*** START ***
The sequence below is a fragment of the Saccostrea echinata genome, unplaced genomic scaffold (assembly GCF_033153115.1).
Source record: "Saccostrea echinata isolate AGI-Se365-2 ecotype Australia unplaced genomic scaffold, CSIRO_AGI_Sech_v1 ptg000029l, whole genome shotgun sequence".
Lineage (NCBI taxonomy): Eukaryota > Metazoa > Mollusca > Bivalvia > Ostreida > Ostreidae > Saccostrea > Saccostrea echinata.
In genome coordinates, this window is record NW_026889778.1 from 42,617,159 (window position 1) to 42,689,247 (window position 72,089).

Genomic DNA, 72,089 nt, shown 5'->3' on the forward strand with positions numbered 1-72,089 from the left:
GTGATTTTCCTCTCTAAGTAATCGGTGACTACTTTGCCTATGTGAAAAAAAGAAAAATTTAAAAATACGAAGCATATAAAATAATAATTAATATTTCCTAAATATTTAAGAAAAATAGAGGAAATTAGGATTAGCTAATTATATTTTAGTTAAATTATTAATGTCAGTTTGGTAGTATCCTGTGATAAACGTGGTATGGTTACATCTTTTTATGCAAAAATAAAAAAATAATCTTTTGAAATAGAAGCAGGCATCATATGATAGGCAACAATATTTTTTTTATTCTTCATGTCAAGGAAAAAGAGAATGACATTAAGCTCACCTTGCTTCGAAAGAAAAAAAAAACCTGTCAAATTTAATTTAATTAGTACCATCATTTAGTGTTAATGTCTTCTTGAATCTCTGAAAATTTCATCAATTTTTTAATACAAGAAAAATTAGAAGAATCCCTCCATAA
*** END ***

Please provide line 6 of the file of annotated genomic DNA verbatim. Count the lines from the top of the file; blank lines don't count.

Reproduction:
GTGATTTTCCTCTCTAAGTAATCGGTGACTACTTTGCCTATGTGAAAAAAAGAAAAATTTAAAAATACGAAGCATATAAAATAATAATTAATATTTCCTAAATATTTAAGAAAAATAGAGGAAATTAGGATTAGCTAATTATATTTTAGTTAAATTATTAATGTCAGTTTGGTAGTATCCTGTGATAAACGTGGTATGGTTACATCTTTTTATGCAAAAATAAAAAAATAATCTTTTGAAATAGAAGCAGGCATCATATGATAGGCAACAATATTTTTTTTATTCTTCATGTCAAGGAAAAAGAGAATGACATTAAGCTCACCTTGCTTCGAAAGAAAAAAAAAACCTGTCAAATTTAATTTAATTAGTACCATCATTTAGTGTTAATGTCTTCTTGAATCTCTGAAAATTTCATCAATTTTTTAATACAAGAAAAATTAGAAGAATCCCTCCATAA